My point is that every new media bought new challenges and benefits even though they were forecast to kill its predecessor. The radio, the phonograph, records, cassettes, CDs, no matter the medium each has added something new to music and each has had to over come a negative first impression. The Internet is no different. Digital distribution equal quick and easy downloads, so if I hear something that I like, I can have in on my PC in no time, free or paid for. The flipside? Computer bugs attached to files and inferior content for us the listeners and piracy, leaked content, new business models to contend with, and new digital distribution contracts to be written between artists and media companies. Kot (2009, 36) explains that the record industry walked away from a compromise with Napster that would result in millions being made by the industry, I wonder if they would still walk away today knowing what they know now about the Internet?


Q3. Do you still listen to radio broadcasts? What do you think are the main pressures that radio faces?


Do you think that radio is a dying form in the face of iPods, iPhones and a million other devices capable of playing personalised musical playlists?


I am not a radio listener and never really was. I’m almost sorry to say that I really dislike radio DJs and the advertising that plagues the airways. I resolved very early in life that the radio was not for me. For one, they never play the songs I like and if they do, the program is peppered with irrelevant ranting of a person I’ve never met and never will. I know it sounds harsh. This is why time-shifting technology is such a good friend of mine. I love being able to listen to my music whenever I wish, with no ads and no one talking about something that does not interest me. Thanks to Net102, I discovered Pandora, a place where I can create my own personal radio station and listen to my heart’s content.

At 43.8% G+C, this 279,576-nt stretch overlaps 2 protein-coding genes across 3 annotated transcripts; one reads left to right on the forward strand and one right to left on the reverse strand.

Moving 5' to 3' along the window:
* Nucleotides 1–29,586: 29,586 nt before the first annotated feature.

So as a person who does not listen to the radio, I wonder if there are others out there like me. If there is, then I’m inclined to think that time-shifting media such as MP3 players and websites such as Spotify or Pandora may be taking over the airways. But as I have discovered, advertising is a dog eat dog business and the radio is a major source of ads. Also as this website explains, radio is needed locally for “delivery of customized information such as news, traffic, and weather for their communities, especially in rural areas” (“Is radio dead?”, 2012).





Berry, R. (2006). Will the iPod Kill the Radio Star? Profiling Podcasting as Radio. Convergence: The International Journal of Research into New Media Technologies, 12(2), 143 -162.

DSN News. (October 13, 2012). Is radio dead? [Webpage]. Retrieved from

Kot, G. (2009). Napster vs. Metallica. In Ripped: How the Wired Generation Revolutionized Music (pp. 25-39). New York: Scribner.

Wikstrom, P. (2010). The Social and Creative Music Fan. In The Music Industry: Music in the Cloud (pp. 147-169). Polity.

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Posted by on 12/18/2013 in WEB207